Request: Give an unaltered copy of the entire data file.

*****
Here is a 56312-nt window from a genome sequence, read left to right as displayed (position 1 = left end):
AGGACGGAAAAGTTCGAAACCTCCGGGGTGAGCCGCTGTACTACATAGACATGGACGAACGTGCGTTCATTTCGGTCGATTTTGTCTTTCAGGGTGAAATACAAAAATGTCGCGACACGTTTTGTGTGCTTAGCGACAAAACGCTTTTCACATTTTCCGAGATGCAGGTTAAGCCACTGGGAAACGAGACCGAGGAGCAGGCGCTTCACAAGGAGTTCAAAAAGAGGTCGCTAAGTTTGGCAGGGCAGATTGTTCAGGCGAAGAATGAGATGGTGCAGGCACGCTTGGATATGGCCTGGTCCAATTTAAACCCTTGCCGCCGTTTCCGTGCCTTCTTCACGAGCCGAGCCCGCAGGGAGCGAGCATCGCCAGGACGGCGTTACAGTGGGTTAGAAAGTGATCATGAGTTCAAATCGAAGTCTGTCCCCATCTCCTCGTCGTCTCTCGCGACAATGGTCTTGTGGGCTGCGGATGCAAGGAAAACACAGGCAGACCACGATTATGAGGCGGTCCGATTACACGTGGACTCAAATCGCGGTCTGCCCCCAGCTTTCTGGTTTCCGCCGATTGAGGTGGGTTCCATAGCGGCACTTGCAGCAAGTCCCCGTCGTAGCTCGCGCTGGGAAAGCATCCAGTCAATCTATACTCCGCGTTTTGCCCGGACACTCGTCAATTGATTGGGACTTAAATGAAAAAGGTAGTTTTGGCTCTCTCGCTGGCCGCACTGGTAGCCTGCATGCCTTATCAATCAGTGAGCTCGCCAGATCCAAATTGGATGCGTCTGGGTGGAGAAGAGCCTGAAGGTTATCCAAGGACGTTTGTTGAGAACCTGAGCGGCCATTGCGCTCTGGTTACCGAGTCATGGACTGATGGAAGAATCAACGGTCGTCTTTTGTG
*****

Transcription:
Here is a 56312-nt window from a genome sequence, read left to right as displayed (position 1 = left end):
AGGACGGAAAAGTTCGAAACCTCCGGGGTGAGCCGCTGTACTACATAGACATGGACGAACGTGCGTTCATTTCGGTCGATTTTGTCTTTCAGGGTGAAATACAAAAATGTCGCGACACGTTTTGTGTGCTTAGCGACAAAACGCTTTTCACATTTTCCGAGATGCAGGTTAAGCCACTGGGAAACGAGACCGAGGAGCAGGCGCTTCACAAGGAGTTCAAAAAGAGGTCGCTAAGTTTGGCAGGGCAGATTGTTCAGGCGAAGAATGAGATGGTGCAGGCACGCTTGGATATGGCCTGGTCCAATTTAAACCCTTGCCGCCGTTTCCGTGCCTTCTTCACGAGCCGAGCCCGCAGGGAGCGAGCATCGCCAGGACGGCGTTACAGTGGGTTAGAAAGTGATCATGAGTTCAAATCGAAGTCTGTCCCCATCTCCTCGTCGTCTCTCGCGACAATGGTCTTGTGGGCTGCGGATGCAAGGAAAACACAGGCAGACCACGATTATGAGGCGGTCCGATTACACGTGGACTCAAATCGCGGTCTGCCCCCAGCTTTCTGGTTTCCGCCGATTGAGGTGGGTTCCATAGCGGCACTTGCAGCAAGTCCCCGTCGTAGCTCGCGCTGGGAAAGCATCCAGTCAATCTATACTCCGCGTTTTGCCCGGACACTCGTCAATTGATTGGGACTTAAATGAAAAAGGTAGTTTTGGCTCTCTCGCTGGCCGCACTGGTAGCCTGCATGCCTTATCAATCAGTGAGCTCGCCAGATCCAAATTGGATGCGTCTGGGTGGAGAAGAGCCTGAAGGTTATCCAAGGACGTTTGTTGAGAACCTGAGCGGCCATTGCGCTCTGGTTACCGAGTCATGGACTGATGGAAGAATCAACGGTCGTCTTTTGTG